iRobot Sweeps the Street

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Considering the magnitude of iRobot's (Nasdaq: IRBT  ) earnings beat Wednesday, you might have expected management to boast. Instead, this longtime Motley Fool Rule Breakers recommendation played it cool.

Reporting after markets closed, iRobot announced that it grew revenue 12% in fiscal Q4 2011, and increased profits at a 30% clip. The quarter wound up a simply monster year, in which iRobot's cumulative revenues leapt 34% and profits exploded upward by 638%. When all was said and done, iRobot earned $0.96 per share.

Once again, iRobot owed the bulk of its success to two factors:

  • International sales of the Roomba (and corollary "home robots" designs). Sales here rose 70% over 2009 levels
  • Warbots. So-called "government & industrial" sales climbed 29%, and recent bullish pronouncements from the Pentagon suggest that we could see further sales of the SUGV robot that iRobot is building for SAIC (NYSE: SAI  ) and Boeing (NYSE: BA  ) .

But even in the lagging U.S. home robot market, iRobot reversed last year's decline, eking out a small sales gain in the final months of the year. Looking forward, management predicts a somewhat less hit-it-outta-the-park performance in 2011 -- but still a good year overall. Sales are projected to climb 12% or more, while profits (lacking last year's tax boost) should at least hold steady in the mid-$0.90s.

What's under the hood?
As you may recall, three months ago I worried that Roomba inventories had once again begun to outrun sales growth. That was bad news the last time we saw it happen, so last month, I urged you to keep close lookout in case the issue reemerged in February.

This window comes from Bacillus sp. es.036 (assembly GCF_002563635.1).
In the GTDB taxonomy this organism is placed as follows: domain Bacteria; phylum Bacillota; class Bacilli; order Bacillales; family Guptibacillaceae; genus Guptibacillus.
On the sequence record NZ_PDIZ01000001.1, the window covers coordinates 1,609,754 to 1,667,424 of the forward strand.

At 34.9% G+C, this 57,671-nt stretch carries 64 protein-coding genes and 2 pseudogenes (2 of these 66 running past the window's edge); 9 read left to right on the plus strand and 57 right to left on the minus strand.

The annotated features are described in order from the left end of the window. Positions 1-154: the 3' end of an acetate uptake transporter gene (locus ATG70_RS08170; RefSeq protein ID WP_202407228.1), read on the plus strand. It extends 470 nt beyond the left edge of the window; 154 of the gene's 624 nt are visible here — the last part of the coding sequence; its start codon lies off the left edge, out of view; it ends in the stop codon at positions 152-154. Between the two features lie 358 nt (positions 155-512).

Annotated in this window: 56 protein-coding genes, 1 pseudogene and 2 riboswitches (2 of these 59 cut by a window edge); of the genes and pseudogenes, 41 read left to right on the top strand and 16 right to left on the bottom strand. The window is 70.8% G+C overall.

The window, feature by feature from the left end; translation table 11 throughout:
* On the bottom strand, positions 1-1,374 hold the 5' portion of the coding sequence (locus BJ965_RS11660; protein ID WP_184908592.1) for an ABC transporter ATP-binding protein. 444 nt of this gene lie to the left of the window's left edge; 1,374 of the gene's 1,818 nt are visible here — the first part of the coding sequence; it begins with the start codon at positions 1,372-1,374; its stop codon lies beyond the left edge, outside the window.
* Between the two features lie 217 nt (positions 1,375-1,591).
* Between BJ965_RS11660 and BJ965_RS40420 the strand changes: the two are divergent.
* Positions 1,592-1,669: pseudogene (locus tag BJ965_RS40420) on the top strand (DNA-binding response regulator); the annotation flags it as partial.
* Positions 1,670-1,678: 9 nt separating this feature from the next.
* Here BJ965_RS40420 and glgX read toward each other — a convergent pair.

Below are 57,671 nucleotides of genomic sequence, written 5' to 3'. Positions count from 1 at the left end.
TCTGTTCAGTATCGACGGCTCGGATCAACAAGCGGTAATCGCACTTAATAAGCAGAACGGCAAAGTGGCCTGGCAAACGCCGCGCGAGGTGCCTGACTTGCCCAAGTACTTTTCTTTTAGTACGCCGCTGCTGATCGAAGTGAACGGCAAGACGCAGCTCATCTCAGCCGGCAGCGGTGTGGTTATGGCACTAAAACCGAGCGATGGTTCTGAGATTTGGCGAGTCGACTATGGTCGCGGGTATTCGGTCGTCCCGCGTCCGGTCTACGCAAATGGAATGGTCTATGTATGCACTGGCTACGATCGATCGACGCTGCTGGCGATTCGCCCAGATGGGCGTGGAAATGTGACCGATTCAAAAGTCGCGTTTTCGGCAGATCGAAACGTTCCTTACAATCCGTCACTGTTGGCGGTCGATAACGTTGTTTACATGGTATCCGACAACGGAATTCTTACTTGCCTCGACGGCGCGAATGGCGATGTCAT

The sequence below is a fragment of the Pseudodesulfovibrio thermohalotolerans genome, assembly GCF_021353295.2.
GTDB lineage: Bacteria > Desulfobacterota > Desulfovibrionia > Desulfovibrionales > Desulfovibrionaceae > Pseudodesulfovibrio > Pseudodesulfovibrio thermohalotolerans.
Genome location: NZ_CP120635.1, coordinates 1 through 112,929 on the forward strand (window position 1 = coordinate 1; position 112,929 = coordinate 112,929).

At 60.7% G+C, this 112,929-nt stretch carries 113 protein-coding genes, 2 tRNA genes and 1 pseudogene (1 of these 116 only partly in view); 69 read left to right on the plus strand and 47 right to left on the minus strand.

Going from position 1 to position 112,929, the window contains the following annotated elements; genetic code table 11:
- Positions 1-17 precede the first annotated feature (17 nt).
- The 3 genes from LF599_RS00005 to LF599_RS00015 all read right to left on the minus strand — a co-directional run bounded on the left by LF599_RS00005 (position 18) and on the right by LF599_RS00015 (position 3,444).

To the contrary, iRobot consigned this worry to the dustbin of history. Year-end inventories now show a 16% Roomba reduction from year-ago levels -- quite a feat, considering the strong 34% growth in sales . Accounts receivable, too, are down roughly 3.5% from a year ago. With its cash management now once more beyond reproach, iRobot easily achieved my projection for free cash flow, generating $36.6 million in 2010.

Here's hoping for more of the same as the New Year trundles along.

Fool contributor Rich Smith owns shares of iRobot, a Motley Fool Rule Breakers recommendation. SAIC is a Motley Fool Inside Value selection and a Motley Fool holding. Fools may not all hold the same opinions, but we all believe that considering a diverse range of insights makes us better investors. The Motley Fool has a disclosure policy.

Read/Post Comments (3) | Recommend This Article (5)

Comments from our Foolish Readers

Help us keep this a respectfully Foolish area! This is a place for our readers to discuss, debate, and learn more about the Foolish investing topic you read about above. Help us keep it clean and safe. If you believe a comment is abusive or otherwise violates our Fool's Rules, please report it via the Report this Comment Report this Comment icon found on every comment.

  • Report this Comment On February 12, 2011, at 3:14 PM, jimmy4040 wrote:

    I love Rule Breakers, but if you've held the stock for as long as it's been a recommendation, you've made no money at all.

    I actually had a Roomba a few years ago. It worked about once a week for 18 months, not exactly heavy usage, and required extensive cleaning each time it was used.

    Then one day it stopped. I called up the company and got told "too bad, it''s out of warranty" (paraphrasing)

    So of course I told them too bad, I'll never buy another one.

    They should focus exclusively on the military market. They're not a successful consumer-oreinted company.

  • Report this Comment On February 12, 2011, at 11:58 PM, akarren wrote:

    That is not true, they grew by 70% internationally in the consumer-oriented market.

    Don't forget we just went through the "Great Recession".

  • Report this Comment On February 13, 2011, at 1:07 AM, TMFDitty wrote:

    @jimmy4040: I love my Roombas ... but I'm right there with you on the brushes-cleaning. It's probably the single complaint I hear most often about the Roomba, and in real need of a redesign.


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